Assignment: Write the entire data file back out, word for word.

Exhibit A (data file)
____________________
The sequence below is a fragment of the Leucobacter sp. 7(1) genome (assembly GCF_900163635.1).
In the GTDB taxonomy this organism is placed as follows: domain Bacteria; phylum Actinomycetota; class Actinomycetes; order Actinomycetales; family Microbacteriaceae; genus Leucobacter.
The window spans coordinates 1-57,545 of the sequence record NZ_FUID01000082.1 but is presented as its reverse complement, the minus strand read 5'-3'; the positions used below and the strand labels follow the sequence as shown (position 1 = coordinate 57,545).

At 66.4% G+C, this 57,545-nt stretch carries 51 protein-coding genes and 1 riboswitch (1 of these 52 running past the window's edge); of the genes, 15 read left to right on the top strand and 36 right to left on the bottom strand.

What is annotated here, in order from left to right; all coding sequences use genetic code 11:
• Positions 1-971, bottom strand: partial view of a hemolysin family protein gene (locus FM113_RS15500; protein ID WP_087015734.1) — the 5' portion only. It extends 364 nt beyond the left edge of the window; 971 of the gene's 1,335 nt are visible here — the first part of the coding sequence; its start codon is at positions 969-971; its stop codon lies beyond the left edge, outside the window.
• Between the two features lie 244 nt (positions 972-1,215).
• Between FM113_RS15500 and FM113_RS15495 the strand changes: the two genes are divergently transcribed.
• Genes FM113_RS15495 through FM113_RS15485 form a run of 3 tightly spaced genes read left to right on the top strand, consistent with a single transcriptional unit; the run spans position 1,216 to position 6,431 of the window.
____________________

The sequence below is a fragment of the Leucobacter sp. 7(1) genome (assembly GCF_900163635.1).
In the GTDB taxonomy this organism is placed as follows: domain Bacteria; phylum Actinomycetota; class Actinomycetes; order Actinomycetales; family Microbacteriaceae; genus Leucobacter.
The window spans coordinates 1-57,545 of the sequence record NZ_FUID01000082.1 but is presented as its reverse complement, the minus strand read 5'-3'; the positions used below and the strand labels follow the sequence as shown (position 1 = coordinate 57,545).

At 66.4% G+C, this 57,545-nt stretch carries 51 protein-coding genes and 1 riboswitch (1 of these 52 running past the window's edge); of the genes, 15 read left to right on the top strand and 36 right to left on the bottom strand.

What is annotated here, in order from left to right; all coding sequences use genetic code 11:
• Positions 1-971, bottom strand: partial view of a hemolysin family protein gene (locus FM113_RS15500; protein ID WP_087015734.1) — the 5' portion only. It extends 364 nt beyond the left edge of the window; 971 of the gene's 1,335 nt are visible here — the first part of the coding sequence; its start codon is at positions 969-971; its stop codon lies beyond the left edge, outside the window.
• Between the two features lie 244 nt (positions 972-1,215).
• Between FM113_RS15500 and FM113_RS15495 the strand changes: the two genes are divergently transcribed.
• Genes FM113_RS15495 through FM113_RS15485 form a run of 3 tightly spaced genes read left to right on the top strand, consistent with a single transcriptional unit; the run spans position 1,216 to position 6,431 of the window.